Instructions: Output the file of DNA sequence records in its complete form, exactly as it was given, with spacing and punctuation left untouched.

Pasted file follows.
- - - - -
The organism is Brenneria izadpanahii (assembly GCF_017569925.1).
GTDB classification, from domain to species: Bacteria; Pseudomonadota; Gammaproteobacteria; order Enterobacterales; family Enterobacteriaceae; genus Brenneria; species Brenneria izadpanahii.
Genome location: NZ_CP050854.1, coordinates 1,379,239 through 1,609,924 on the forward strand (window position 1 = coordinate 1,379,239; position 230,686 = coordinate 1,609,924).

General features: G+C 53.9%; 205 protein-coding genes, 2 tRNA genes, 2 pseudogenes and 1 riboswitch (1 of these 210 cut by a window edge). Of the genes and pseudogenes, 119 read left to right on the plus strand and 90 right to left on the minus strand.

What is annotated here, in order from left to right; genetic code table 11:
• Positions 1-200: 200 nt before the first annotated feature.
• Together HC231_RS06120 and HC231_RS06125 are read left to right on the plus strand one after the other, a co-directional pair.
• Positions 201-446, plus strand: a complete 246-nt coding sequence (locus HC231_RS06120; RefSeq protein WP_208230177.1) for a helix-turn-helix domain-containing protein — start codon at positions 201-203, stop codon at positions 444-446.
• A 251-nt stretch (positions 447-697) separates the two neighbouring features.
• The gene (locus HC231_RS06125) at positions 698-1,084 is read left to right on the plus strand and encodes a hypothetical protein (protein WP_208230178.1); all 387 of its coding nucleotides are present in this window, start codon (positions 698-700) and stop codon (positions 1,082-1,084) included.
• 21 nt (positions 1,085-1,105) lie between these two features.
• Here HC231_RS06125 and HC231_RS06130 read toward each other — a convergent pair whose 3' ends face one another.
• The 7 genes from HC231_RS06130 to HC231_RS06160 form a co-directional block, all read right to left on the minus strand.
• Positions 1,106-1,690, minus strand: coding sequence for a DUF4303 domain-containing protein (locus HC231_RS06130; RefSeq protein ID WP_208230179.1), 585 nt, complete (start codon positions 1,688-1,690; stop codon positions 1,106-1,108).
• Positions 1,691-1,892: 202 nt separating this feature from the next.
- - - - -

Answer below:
The organism is Brenneria izadpanahii (assembly GCF_017569925.1).
GTDB classification, from domain to species: Bacteria; Pseudomonadota; Gammaproteobacteria; order Enterobacterales; family Enterobacteriaceae; genus Brenneria; species Brenneria izadpanahii.
Genome location: NZ_CP050854.1, coordinates 1,379,239 through 1,609,924 on the forward strand (window position 1 = coordinate 1,379,239; position 230,686 = coordinate 1,609,924).

General features: G+C 53.9%; 205 protein-coding genes, 2 tRNA genes, 2 pseudogenes and 1 riboswitch (1 of these 210 cut by a window edge). Of the genes and pseudogenes, 119 read left to right on the plus strand and 90 right to left on the minus strand.

What is annotated here, in order from left to right; genetic code table 11:
• Positions 1-200: 200 nt before the first annotated feature.
• Together HC231_RS06120 and HC231_RS06125 are read left to right on the plus strand one after the other, a co-directional pair.
• Positions 201-446, plus strand: a complete 246-nt coding sequence (locus HC231_RS06120; RefSeq protein WP_208230177.1) for a helix-turn-helix domain-containing protein — start codon at positions 201-203, stop codon at positions 444-446.
• A 251-nt stretch (positions 447-697) separates the two neighbouring features.
• The gene (locus HC231_RS06125) at positions 698-1,084 is read left to right on the plus strand and encodes a hypothetical protein (protein WP_208230178.1); all 387 of its coding nucleotides are present in this window, start codon (positions 698-700) and stop codon (positions 1,082-1,084) included.
• 21 nt (positions 1,085-1,105) lie between these two features.
• Here HC231_RS06125 and HC231_RS06130 read toward each other — a convergent pair whose 3' ends face one another.
• The 7 genes from HC231_RS06130 to HC231_RS06160 form a co-directional block, all read right to left on the minus strand.
• Positions 1,106-1,690, minus strand: coding sequence for a DUF4303 domain-containing protein (locus HC231_RS06130; RefSeq protein ID WP_208230179.1), 585 nt, complete (start codon positions 1,688-1,690; stop codon positions 1,106-1,108).
• Positions 1,691-1,892: 202 nt separating this feature from the next.